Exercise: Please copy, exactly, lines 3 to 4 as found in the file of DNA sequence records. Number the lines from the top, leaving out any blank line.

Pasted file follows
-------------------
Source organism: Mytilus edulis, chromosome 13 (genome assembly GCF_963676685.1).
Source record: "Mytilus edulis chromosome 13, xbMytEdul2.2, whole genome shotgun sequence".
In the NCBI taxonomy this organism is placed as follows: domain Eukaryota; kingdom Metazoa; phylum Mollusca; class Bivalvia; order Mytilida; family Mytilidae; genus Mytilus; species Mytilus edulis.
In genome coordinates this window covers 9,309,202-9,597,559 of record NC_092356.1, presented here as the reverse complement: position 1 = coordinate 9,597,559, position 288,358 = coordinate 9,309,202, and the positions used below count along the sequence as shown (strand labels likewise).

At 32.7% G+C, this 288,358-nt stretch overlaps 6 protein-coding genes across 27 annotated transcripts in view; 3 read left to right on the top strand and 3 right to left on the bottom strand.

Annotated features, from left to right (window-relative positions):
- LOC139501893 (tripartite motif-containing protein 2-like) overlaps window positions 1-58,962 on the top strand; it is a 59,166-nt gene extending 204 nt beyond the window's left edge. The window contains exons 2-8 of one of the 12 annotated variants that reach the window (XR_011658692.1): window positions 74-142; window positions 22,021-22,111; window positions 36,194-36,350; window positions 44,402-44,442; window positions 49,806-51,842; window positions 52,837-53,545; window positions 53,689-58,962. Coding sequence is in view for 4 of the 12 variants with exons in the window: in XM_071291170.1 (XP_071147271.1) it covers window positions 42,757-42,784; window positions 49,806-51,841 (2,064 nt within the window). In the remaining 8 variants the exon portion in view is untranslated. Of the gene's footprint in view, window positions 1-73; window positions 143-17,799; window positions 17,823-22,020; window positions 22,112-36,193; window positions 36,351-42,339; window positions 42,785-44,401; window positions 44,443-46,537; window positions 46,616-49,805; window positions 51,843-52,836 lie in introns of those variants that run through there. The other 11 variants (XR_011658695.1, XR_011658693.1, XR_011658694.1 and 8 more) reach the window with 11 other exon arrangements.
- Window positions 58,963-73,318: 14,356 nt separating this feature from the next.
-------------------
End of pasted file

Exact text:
In the NCBI taxonomy this organism is placed as follows: domain Eukaryota; kingdom Metazoa; phylum Mollusca; class Bivalvia; order Mytilida; family Mytilidae; genus Mytilus; species Mytilus edulis.
In genome coordinates this window covers 9,309,202-9,597,559 of record NC_092356.1, presented here as the reverse complement: position 1 = coordinate 9,597,559, position 288,358 = coordinate 9,309,202, and the positions used below count along the sequence as shown (strand labels likewise).